A r c h i v e d  I n f o r m a t i o n

Checkpoints for Progress In Reading & Writing for Families and Communities - February 1998

  Children Three and Four Years of Age

From three to four years of age, most children explore their world and start to learn how to read and write.
Your child...
* Knows some of the alphabet sounds. Can recognize matching sounds and some printed letters and numbers.
* Understands ideas such as beside, above, under, near, and far.
* Listens, follows directions, and can focus on a specific task.
* Takes turns speaking in a conversation.
* Likes being read to and knows about books.
Your child...
* Starts to understand the connection between spoken and written words.
* Can count, sort, and compare, and knows shapes.
* Holds a pencil or crayon the right way.
* Tries to "write" ideas or notes by scribbling.

How you can help...
  • Have a regular reading time every day.

  • Visit the library often and take your child to the children's activities there.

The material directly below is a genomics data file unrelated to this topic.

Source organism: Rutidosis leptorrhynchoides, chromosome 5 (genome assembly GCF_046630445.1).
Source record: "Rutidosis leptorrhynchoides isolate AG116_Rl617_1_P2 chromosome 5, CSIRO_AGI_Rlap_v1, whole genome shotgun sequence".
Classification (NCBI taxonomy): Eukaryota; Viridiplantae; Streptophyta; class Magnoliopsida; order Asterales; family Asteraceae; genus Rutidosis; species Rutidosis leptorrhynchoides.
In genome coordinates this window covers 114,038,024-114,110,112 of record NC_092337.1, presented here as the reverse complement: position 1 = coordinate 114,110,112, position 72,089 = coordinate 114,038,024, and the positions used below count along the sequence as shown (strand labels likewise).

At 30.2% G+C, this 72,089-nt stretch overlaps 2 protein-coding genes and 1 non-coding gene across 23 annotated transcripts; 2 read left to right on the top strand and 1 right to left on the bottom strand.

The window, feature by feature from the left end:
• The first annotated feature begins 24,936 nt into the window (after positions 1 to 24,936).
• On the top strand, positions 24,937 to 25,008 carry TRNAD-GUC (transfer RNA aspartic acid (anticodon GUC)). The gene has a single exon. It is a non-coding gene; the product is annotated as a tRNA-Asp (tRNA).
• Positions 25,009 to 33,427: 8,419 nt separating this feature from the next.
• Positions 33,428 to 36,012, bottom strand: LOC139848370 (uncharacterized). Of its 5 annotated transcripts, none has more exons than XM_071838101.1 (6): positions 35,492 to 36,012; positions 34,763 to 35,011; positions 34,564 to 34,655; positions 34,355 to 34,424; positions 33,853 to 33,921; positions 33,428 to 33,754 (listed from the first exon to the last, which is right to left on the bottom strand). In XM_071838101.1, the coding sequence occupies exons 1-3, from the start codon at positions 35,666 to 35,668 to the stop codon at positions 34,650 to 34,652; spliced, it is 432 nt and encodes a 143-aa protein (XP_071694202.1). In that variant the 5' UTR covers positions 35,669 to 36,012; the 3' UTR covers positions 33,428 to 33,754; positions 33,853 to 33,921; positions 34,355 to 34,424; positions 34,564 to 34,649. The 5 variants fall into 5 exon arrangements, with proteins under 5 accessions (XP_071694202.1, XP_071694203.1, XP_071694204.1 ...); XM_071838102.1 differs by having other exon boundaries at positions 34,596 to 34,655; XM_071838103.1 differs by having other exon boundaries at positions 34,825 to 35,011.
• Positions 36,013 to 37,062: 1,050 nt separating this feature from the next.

• Sing songs and say nursery rhymes. If your child uses sign language, sign with your child.

  • Give your child the time and materials to color, draw, do puzzles, and cut paper.
  • Talk about everyday happenings. Explain what you're doing and how things work.

  • Let your child help you with chores that include counting, sorting, measuring, and cooking.

  • Play games that require following directions, listening, solving problems, and taking turns.

  • Encourage your child when he or she tries to read and write.

  • Be a good role model. Show your child that learning is fun and important!

Books to read at this level:*
Undisplayed graphic
Three and Four Years of Age:

Country Mouse and City Mouse, by Jan Brett
Stone Soup, by Marcia Brown
The Three Bears, by Paul Galdone
The Story of Ferdinand, by Munro Leaf
Make Way for Ducklings, by Robert McClosky
Tikki, Tikki, Tembo, by Arlene Mosel
The Tale of Peter Rabbit, by Beatrix Potter
Sylvester and the Magic Pebble, by William Steig
Lyle, Lyle Crocodile, by Bernard Waber

*Books recommended by the American Library Association.

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